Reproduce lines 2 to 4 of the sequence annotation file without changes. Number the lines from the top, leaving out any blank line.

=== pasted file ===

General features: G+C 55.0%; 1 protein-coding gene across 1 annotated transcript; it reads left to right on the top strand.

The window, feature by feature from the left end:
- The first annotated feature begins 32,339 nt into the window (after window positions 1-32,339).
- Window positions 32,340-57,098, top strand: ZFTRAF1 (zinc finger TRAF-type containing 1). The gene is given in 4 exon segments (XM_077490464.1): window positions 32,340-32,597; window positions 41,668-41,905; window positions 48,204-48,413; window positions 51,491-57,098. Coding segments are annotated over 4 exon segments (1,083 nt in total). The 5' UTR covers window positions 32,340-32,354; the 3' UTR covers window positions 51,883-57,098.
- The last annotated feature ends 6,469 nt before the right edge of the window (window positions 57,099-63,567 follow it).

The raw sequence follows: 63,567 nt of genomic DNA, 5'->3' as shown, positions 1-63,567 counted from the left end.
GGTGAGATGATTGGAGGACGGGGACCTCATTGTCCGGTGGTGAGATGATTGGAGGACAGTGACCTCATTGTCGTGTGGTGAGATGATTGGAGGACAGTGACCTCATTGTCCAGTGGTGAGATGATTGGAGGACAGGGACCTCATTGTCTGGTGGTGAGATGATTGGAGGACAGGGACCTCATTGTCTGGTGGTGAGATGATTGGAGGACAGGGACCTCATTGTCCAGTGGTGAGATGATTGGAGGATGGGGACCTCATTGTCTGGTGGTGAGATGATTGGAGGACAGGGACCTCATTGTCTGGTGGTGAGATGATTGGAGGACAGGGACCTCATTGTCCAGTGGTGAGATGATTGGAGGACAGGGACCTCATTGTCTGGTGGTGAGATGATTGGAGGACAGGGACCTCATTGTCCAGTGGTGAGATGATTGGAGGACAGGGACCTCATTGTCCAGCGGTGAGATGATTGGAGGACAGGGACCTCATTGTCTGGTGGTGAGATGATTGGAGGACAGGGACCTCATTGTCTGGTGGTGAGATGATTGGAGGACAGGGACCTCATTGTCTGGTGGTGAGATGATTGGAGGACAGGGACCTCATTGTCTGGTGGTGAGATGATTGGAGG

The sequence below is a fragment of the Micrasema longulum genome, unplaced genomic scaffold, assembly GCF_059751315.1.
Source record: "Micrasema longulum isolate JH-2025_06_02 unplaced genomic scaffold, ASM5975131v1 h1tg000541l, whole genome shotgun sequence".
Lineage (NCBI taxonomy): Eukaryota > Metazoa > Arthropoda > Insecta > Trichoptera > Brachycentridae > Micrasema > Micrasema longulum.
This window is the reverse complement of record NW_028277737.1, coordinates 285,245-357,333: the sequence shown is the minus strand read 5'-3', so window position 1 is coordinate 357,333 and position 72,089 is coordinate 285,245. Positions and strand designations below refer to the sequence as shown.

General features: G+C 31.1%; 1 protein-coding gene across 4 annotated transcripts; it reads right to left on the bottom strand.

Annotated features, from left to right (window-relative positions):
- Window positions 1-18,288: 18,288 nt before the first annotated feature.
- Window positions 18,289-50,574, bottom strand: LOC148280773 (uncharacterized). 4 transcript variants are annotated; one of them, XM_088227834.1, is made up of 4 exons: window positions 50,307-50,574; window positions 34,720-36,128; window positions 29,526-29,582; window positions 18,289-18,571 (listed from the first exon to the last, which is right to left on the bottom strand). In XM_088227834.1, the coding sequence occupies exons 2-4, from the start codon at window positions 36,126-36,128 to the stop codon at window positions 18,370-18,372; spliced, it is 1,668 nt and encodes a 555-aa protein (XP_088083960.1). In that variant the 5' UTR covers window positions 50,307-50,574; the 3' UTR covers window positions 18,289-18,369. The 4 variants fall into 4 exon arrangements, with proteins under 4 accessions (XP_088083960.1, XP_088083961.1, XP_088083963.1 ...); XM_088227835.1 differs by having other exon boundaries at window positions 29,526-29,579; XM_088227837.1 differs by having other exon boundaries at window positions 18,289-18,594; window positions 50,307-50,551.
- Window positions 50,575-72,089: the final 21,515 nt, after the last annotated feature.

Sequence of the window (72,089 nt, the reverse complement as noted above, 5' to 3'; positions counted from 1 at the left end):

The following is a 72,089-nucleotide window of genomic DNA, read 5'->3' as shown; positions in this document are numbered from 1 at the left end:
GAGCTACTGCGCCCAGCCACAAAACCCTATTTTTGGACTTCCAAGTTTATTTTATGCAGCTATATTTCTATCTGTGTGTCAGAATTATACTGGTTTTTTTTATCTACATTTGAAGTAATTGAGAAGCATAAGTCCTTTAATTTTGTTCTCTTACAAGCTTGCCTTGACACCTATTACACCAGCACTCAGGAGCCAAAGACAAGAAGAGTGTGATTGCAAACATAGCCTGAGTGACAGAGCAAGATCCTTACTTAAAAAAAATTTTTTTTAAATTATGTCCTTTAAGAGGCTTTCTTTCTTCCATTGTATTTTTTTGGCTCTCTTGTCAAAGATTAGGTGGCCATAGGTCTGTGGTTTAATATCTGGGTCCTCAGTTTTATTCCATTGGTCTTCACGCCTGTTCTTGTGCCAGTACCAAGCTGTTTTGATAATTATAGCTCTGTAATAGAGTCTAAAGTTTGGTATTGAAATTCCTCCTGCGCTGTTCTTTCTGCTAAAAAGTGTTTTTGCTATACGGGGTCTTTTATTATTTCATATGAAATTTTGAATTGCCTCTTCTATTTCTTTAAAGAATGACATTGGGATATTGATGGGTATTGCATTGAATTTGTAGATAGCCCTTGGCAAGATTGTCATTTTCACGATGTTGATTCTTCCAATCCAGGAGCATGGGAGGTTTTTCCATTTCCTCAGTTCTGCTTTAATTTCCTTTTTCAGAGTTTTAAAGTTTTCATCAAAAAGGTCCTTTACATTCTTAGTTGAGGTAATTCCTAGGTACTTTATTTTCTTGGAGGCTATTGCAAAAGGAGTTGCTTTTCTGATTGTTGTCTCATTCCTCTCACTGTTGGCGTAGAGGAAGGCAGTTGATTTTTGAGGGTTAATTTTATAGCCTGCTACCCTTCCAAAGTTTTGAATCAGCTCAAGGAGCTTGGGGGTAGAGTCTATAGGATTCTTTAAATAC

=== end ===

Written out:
The window, feature by feature from the left end:
- The first annotated feature begins 32,339 nt into the window (after window positions 1-32,339).
- Window positions 32,340-57,098, top strand: ZFTRAF1 (zinc finger TRAF-type containing 1). The gene is given in 4 exon segments (XM_077490464.1): window positions 32,340-32,597; window positions 41,668-41,905; window positions 48,204-48,413; window positions 51,491-57,098. Coding segments are annotated over 4 exon segments (1,083 nt in total). The 5' UTR covers window positions 32,340-32,354; the 3' UTR covers window positions 51,883-57,098.